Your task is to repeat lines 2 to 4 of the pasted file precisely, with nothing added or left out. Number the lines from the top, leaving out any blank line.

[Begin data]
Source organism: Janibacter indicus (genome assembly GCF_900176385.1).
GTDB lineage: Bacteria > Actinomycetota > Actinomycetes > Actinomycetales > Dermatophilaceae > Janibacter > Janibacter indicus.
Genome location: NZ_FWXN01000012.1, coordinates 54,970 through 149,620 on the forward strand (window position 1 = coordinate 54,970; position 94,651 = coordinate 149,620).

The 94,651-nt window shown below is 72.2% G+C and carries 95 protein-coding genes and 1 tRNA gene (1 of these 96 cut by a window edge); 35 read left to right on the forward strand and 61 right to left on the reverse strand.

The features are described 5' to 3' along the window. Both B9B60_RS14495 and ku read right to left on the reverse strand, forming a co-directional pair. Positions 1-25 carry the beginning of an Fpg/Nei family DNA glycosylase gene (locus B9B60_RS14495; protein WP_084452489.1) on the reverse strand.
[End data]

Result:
GTDB lineage: Bacteria > Actinomycetota > Actinomycetes > Actinomycetales > Dermatophilaceae > Janibacter > Janibacter indicus.
Genome location: NZ_FWXN01000012.1, coordinates 54,970 through 149,620 on the forward strand (window position 1 = coordinate 54,970; position 94,651 = coordinate 149,620).

The 94,651-nt window shown below is 72.2% G+C and carries 95 protein-coding genes and 1 tRNA gene (1 of these 96 cut by a window edge); 35 read left to right on the forward strand and 61 right to left on the reverse strand.